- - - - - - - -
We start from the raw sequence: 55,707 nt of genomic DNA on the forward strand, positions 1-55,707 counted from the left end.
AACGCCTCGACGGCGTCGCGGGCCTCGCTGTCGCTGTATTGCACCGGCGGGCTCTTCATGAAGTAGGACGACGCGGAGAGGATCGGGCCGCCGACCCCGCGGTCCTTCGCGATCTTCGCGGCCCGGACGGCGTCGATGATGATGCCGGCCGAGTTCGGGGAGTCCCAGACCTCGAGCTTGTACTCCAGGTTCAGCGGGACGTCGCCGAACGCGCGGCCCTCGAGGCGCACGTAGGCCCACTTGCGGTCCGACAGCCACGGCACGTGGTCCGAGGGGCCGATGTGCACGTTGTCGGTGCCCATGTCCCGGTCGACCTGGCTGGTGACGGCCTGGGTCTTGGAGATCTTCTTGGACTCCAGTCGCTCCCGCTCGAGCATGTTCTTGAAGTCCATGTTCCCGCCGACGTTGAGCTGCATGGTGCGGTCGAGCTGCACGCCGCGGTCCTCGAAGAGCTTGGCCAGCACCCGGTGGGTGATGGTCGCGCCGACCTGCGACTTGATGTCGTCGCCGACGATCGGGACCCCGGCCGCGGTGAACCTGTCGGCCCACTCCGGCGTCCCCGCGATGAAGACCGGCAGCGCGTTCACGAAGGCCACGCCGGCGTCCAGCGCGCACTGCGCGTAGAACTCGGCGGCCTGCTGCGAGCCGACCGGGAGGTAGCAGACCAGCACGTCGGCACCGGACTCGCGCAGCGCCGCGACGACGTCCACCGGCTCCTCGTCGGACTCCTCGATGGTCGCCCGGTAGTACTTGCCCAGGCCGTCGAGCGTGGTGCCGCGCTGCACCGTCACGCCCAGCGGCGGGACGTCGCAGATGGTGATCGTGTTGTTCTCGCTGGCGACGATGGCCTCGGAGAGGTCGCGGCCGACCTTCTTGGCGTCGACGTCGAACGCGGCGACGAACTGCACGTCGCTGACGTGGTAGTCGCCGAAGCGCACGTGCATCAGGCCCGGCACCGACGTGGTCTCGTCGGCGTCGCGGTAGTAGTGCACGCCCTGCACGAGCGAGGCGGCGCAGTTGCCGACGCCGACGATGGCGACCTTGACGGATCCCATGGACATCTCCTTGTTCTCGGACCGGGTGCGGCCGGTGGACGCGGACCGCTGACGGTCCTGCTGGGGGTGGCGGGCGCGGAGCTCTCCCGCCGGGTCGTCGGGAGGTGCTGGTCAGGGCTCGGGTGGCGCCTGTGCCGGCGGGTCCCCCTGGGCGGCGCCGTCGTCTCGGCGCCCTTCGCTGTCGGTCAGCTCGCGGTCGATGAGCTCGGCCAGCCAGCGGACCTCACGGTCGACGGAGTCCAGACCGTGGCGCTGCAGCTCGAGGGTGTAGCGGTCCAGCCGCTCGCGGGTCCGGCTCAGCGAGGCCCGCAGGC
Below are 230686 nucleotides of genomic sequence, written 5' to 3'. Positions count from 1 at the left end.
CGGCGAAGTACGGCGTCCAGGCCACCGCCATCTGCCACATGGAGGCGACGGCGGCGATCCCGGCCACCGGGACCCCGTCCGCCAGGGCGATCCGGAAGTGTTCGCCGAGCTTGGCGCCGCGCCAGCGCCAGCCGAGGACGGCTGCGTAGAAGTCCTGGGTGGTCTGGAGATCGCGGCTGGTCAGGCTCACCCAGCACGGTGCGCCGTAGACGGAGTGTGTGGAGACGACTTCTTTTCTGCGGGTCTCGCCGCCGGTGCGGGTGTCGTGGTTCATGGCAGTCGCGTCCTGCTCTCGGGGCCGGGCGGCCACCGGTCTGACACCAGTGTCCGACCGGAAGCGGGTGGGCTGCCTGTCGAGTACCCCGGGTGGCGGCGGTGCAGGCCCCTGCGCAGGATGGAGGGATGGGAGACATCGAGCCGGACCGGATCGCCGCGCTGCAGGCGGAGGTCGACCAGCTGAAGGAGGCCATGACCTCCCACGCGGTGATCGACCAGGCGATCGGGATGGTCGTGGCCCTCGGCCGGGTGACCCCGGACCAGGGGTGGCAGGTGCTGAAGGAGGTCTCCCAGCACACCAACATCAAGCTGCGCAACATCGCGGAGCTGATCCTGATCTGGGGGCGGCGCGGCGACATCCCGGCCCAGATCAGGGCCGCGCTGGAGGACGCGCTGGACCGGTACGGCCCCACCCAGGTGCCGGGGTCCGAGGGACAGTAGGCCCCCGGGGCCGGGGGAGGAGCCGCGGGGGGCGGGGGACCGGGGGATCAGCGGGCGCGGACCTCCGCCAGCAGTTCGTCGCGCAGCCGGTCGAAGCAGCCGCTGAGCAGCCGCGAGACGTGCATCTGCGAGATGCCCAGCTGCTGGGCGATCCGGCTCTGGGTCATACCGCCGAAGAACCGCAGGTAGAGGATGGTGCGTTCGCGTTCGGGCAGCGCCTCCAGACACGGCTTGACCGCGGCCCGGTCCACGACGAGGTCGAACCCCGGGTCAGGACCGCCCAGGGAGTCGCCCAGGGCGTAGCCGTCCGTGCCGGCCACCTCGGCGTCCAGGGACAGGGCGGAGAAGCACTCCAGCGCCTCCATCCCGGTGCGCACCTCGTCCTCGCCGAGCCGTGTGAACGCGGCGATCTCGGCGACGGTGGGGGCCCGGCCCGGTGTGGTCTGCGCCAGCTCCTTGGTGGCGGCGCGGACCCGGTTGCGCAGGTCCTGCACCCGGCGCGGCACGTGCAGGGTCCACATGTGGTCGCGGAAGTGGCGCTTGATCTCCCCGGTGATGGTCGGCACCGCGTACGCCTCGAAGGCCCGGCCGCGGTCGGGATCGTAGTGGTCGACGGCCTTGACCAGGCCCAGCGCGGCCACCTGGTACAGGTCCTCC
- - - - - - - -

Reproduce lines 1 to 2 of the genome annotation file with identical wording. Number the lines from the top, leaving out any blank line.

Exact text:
We start from the raw sequence: 55,707 nt of genomic DNA on the forward strand, positions 1-55,707 counted from the left end.
AACGCCTCGACGGCGTCGCGGGCCTCGCTGTCGCTGTATTGCACCGGCGGGCTCTTCATGAAGTAGGACGACGCGGAGAGGATCGGGCCGCCGACCCCGCGGTCCTTCGCGATCTTCGCGGCCCGGACGGCGTCGATGATGATGCCGGCCGAGTTCGGGGAGTCCCAGACCTCGAGCTTGTACTCCAGGTTCAGCGGGACGTCGCCGAACGCGCGGCCCTCGAGGCGCACGTAGGCCCACTTGCGGTCCGACAGCCACGGCACGTGGTCCGAGGGGCCGATGTGCACGTTGTCGGTGCCCATGTCCCGGTCGACCTGGCTGGTGACGGCCTGGGTCTTGGAGATCTTCTTGGACTCCAGTCGCTCCCGCTCGAGCATGTTCTTGAAGTCCATGTTCCCGCCGACGTTGAGCTGCATGGTGCGGTCGAGCTGCACGCCGCGGTCCTCGAAGAGCTTGGCCAGCACCCGGTGGGTGATGGTCGCGCCGACCTGCGACTTGATGTCGTCGCCGACGATCGGGACCCCGGCCGCGGTGAACCTGTCGGCCCACTCCGGCGTCCCCGCGATGAAGACCGGCAGCGCGTTCACGAAGGCCACGCCGGCGTCCAGCGCGCACTGCGCGTAGAACTCGGCGGCCTGCTGCGAGCCGACCGGGAGGTAGCAGACCAGCACGTCGGCACCGGACTCGCGCAGCGCCGCGACGACGTCCACCGGCTCCTCGTCGGACTCCTCGATGGTCGCCCGGTAGTACTTGCCCAGGCCGTCGAGCGTGGTGCCGCGCTGCACCGTCACGCCCAGCGGCGGGACGTCGCAGATGGTGATCGTGTTGTTCTCGCTGGCGACGATGGCCTCGGAGAGGTCGCGGCCGACCTTCTTGGCGTCGACGTCGAACGCGGCGACGAACTGCACGTCGCTGACGTGGTAGTCGCCGAAGCGCACGTGCATCAGGCCCGGCACCGACGTGGTCTCGTCGGCGTCGCGGTAGTAGTGCACGCCCTGCACGAGCGAGGCGGCGCAGTTGCCGACGCCGACGATGGCGACCTTGACGGATCCCATGGACATCTCCTTGTTCTCGGACCGGGTGCGGCCGGTGGACGCGGACCGCTGACGGTCCTGCTGGGGGTGGCGGGCGCGGAGCTCTCCCGCCGGGTCGTCGGGAGGTGCTGGTCAGGGCTCGGGTGGCGCCTGTGCCGGCGGGTCCCCCTGGGCGGCGCCGTCGTCTCGGCGCCCTTCGCTGTCGGTCAGCTCGCGGTCGATGAGCTCGGCCAGCCAGCGGACCTCACGGTCGACGGAGTCCAGACCGTGGCGCTGCAGCTCGAGGGTGTAGCGGTCCAGCCGCTCGCGGGTCCGGCTCAGCGAGGCCCGCAGGC